Things to Consider Before Moving Out of State
The ability to work remote is an amazing thing. As I write this, my team leader is working temporarily in Arizona, my teammate is working from Washington, and I am currently residing in California. Even hundreds of miles apart, we can work seamlessly without a hiccup. This newly found freedom is becoming common and has opened opportunities for relocation to different cities and states without having to change the company one works for. Regardless of the motivation for your relocation, it is important to understand all your options and how they might affect your financial plan. Here are three common pitfalls:
Paying Income Tax in Multiple States
I’ve watched people move away from California for the sole purpose of getting out of state income tax only to find out that they are still subject to California state income tax AND subject to other taxing jurisdiction as well. Accidentally being subject to state income tax can take a huge toll on your cash flow.
So, how do you know where you will be paying taxes if you move?
Generally, there are two factors:
- Where do you reside?
- All income is typically subject to taxation in your state of domicile. State of domicile is determined differently for each state – If you are snow birding, I recommend looking up the specifics of the states you are considering.
- Where does your income derive from?
- All income is typically subject to taxation to the state in which it is sourced based on three employer factors: Payroll, Property and Sales Revenue.
- Investment income is sourced to your state of domicile.
When income is subject to taxation by multiple states, there generally will be a credit towards your state of domicile for the taxes paid to another state.
For the lucky residents of Alaska, Florida, Nevada, South Dakota, Tennessee, Texas, Washington, and Wyoming – you may not even know that state taxes exist; because in your states, they don’t. However, if your income is sourced from another state, that income will be subject to that state’s taxation.
Different States have Different Estate Tax Requirements
Nearing retirement or retired, this factor becomes much more relevant. Different states have different estate taxes ranging from 0% to 20%. Washington and Hawaii have the highest estate tax rate brackets at 20%. The tax rate, however, does not show the whole picture. The exemption amount also needs to be considered.
How do estate taxes work?
When someone passes away, the net value of their estate in excess of their exemption is subject to taxation by both the federal government and the state of domicile.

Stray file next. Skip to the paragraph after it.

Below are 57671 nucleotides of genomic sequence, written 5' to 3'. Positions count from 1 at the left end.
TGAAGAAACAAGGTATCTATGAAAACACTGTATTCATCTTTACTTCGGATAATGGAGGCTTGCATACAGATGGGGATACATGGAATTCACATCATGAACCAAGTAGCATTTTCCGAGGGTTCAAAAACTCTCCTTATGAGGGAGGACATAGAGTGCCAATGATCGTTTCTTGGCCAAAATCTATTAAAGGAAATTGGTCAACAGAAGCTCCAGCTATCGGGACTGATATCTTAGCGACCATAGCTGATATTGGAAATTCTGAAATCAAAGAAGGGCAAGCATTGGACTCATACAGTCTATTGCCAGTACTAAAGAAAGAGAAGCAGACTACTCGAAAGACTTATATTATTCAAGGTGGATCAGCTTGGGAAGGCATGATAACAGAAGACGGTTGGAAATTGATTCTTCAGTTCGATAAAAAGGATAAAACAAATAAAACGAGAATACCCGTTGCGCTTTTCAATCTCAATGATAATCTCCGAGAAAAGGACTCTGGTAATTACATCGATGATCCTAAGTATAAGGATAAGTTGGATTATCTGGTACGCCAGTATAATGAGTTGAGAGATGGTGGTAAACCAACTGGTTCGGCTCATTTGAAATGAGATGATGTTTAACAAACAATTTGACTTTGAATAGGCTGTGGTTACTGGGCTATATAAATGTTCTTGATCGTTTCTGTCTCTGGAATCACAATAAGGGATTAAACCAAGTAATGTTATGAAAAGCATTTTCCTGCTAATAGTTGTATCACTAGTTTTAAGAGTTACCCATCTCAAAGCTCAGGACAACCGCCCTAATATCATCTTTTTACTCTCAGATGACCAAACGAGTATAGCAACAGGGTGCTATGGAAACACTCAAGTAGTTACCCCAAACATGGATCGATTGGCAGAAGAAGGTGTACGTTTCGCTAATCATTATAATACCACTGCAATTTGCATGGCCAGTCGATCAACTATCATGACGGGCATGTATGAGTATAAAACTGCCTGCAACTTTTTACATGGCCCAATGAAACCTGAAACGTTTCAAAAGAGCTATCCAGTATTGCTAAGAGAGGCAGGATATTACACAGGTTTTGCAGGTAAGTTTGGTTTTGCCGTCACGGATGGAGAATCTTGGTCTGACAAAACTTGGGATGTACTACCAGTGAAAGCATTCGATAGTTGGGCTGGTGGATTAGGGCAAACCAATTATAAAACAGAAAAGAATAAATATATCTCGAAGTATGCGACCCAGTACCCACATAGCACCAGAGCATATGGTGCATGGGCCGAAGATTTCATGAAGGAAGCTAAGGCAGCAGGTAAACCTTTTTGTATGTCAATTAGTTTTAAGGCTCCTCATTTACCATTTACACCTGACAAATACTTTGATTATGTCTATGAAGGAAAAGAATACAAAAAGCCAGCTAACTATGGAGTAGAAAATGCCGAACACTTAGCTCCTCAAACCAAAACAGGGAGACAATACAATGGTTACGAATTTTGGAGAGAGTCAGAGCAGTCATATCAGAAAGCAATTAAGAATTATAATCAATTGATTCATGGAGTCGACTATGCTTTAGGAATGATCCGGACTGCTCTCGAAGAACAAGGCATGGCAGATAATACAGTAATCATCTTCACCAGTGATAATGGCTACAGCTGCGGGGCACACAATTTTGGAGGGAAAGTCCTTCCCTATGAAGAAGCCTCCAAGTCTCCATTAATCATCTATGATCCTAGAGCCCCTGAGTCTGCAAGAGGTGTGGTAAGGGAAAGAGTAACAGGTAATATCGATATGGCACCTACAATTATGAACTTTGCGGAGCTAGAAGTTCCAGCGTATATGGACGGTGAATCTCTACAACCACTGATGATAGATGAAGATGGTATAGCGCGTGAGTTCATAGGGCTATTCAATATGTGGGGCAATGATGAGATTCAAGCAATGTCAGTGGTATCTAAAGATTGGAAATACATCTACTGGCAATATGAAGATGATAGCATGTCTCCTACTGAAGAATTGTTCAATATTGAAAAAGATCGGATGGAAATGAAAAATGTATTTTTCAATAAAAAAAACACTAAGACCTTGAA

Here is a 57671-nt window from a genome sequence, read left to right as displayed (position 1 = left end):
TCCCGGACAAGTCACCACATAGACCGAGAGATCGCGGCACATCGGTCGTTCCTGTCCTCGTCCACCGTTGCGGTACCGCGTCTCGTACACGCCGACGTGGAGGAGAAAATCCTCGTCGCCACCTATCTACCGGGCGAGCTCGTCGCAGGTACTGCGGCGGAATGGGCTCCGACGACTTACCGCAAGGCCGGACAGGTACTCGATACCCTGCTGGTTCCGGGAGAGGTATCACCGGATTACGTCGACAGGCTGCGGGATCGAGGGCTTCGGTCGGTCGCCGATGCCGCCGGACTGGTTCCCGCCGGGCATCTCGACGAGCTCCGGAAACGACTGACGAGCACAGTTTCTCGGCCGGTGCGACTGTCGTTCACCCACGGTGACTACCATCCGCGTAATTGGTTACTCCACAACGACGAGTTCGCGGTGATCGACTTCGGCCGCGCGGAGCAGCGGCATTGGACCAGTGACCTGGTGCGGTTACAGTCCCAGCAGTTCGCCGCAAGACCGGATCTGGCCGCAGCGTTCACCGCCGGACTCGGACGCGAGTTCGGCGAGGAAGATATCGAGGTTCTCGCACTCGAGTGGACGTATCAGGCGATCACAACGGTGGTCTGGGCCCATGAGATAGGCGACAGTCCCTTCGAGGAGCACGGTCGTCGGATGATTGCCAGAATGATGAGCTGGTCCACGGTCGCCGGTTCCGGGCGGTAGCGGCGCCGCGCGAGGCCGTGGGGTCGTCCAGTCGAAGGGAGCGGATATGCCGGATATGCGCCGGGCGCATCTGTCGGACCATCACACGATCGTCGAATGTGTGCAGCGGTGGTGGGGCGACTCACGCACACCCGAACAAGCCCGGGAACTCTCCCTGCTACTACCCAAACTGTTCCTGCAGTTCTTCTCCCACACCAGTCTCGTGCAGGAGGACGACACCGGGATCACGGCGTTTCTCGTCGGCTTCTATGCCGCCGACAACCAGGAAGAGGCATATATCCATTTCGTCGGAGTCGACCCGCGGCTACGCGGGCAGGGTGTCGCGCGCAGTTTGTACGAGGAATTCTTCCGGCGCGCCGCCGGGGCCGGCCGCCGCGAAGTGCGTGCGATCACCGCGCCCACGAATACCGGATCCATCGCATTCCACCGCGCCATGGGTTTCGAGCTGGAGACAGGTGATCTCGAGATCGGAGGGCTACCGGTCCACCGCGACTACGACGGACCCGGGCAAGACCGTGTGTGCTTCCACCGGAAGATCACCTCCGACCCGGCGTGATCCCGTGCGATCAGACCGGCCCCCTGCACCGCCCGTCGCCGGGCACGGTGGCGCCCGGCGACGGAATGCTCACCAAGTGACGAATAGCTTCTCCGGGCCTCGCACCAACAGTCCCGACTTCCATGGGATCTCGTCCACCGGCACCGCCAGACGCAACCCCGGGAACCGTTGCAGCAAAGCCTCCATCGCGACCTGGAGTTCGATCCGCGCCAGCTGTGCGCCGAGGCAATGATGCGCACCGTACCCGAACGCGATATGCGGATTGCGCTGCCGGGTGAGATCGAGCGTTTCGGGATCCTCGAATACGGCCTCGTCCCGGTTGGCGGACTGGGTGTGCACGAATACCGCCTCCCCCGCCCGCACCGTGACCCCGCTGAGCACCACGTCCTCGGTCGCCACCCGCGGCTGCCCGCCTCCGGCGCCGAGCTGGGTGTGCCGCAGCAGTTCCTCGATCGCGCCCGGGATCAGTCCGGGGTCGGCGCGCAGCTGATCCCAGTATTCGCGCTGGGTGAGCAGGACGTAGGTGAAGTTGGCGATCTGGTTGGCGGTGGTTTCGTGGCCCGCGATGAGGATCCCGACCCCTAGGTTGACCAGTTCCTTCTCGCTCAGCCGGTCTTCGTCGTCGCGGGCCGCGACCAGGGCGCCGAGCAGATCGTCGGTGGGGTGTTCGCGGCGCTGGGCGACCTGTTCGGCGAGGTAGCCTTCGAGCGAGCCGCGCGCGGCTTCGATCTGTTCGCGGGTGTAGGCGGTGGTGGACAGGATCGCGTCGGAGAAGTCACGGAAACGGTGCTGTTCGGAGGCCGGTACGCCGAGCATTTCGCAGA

The current exemption for federal taxes is $22.36M (Married Filing Jointly). Not many people are subject to this because their estate value does not exceed this amount. The exemption for many states is much lower and, therefore, estate tax at the state level is much more common. Washington, for example, currently has a $2.193M exclusion. This means the net value of one’s estate exceeding $2.193M will be subject to taxation. Currently, 38 states do not have an estate tax.
If multi-generational capital preservation is one of your goals, estate tax implications need to be carefully considered.
Changes to Your Roth vs. Traditional Calculations are Overlooked
The age-old argument of Traditional vs. Roth is one that can go on for days. The reason being everyone’s situation is different and needs to be looked at independently. Whenever the outcome seems to be a coin flip, our advisors typically will push for the Roth – greater flexibility in retirement and the fact that taxes tend to go up.
Key variables in a Traditional vs. Roth calculation include your current tax rate and an assumed tax rate in retirement. If you are a high-income earner and live in a high-tax state, the benefits of the traditional will be much higher than if you were in a lower tax bracket or a low-tax state.
When moving between states it is a good idea to revisit your Traditional vs. Roth calculations and make sure you are using these tools to achieve your goals most efficiently.
* Model based on Married Filing Jointly filer with $120,000 of combined annual income.
Moving out of state can be very exciting and, in many cases, very financially beneficial. With decisions like these, it is best practice to ‘measure twice, cut once.’ If you are considering a move out of state, we would love to have a conversation to ensure everything is being considered.
Cody Beaumont, CPA